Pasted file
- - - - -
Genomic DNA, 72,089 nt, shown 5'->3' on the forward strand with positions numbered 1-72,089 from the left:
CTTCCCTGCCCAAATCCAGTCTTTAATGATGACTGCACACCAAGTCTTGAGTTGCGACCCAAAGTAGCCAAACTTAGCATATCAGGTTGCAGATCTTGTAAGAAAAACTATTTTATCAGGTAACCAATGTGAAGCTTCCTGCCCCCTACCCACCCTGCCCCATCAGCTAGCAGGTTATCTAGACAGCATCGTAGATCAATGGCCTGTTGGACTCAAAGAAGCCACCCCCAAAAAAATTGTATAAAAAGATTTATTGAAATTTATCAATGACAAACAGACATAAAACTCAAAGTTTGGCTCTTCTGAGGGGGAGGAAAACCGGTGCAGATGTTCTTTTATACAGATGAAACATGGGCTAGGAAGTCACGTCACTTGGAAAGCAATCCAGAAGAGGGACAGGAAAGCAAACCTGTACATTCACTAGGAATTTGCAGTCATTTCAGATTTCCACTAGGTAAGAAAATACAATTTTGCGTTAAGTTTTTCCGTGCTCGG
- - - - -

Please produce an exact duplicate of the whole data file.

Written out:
Genomic DNA, 72,089 nt, shown 5'->3' on the forward strand with positions numbered 1-72,089 from the left:
CTTCCCTGCCCAAATCCAGTCTTTAATGATGACTGCACACCAAGTCTTGAGTTGCGACCCAAAGTAGCCAAACTTAGCATATCAGGTTGCAGATCTTGTAAGAAAAACTATTTTATCAGGTAACCAATGTGAAGCTTCCTGCCCCCTACCCACCCTGCCCCATCAGCTAGCAGGTTATCTAGACAGCATCGTAGATCAATGGCCTGTTGGACTCAAAGAAGCCACCCCCAAAAAAATTGTATAAAAAGATTTATTGAAATTTATCAATGACAAACAGACATAAAACTCAAAGTTTGGCTCTTCTGAGGGGGAGGAAAACCGGTGCAGATGTTCTTTTATACAGATGAAACATGGGCTAGGAAGTCACGTCACTTGGAAAGCAATCCAGAAGAGGGACAGGAAAGCAAACCTGTACATTCACTAGGAATTTGCAGTCATTTCAGATTTCCACTAGGTAAGAAAATACAATTTTGCGTTAAGTTTTTCCGTGCTCGG